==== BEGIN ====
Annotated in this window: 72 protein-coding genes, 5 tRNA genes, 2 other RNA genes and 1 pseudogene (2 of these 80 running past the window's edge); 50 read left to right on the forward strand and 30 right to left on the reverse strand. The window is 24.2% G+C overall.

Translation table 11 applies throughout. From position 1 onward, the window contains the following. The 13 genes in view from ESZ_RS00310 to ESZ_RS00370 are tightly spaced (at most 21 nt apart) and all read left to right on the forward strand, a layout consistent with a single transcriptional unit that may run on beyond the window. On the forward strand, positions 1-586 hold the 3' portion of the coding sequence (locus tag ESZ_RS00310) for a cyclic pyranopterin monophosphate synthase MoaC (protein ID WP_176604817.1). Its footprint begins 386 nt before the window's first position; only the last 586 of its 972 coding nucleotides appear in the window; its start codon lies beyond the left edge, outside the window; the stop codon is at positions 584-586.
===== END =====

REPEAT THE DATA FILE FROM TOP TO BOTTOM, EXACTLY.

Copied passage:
Annotated in this window: 72 protein-coding genes, 5 tRNA genes, 2 other RNA genes and 1 pseudogene (2 of these 80 running past the window's edge); 50 read left to right on the forward strand and 30 right to left on the reverse strand. The window is 24.2% G+C overall.

Translation table 11 applies throughout. From position 1 onward, the window contains the following. The 13 genes in view from ESZ_RS00310 to ESZ_RS00370 are tightly spaced (at most 21 nt apart) and all read left to right on the forward strand, a layout consistent with a single transcriptional unit that may run on beyond the window. On the forward strand, positions 1-586 hold the 3' portion of the coding sequence (locus tag ESZ_RS00310) for a cyclic pyranopterin monophosphate synthase MoaC (protein ID WP_176604817.1). Its footprint begins 386 nt before the window's first position; only the last 586 of its 972 coding nucleotides appear in the window; its start codon lies beyond the left edge, outside the window; the stop codon is at positions 584-586.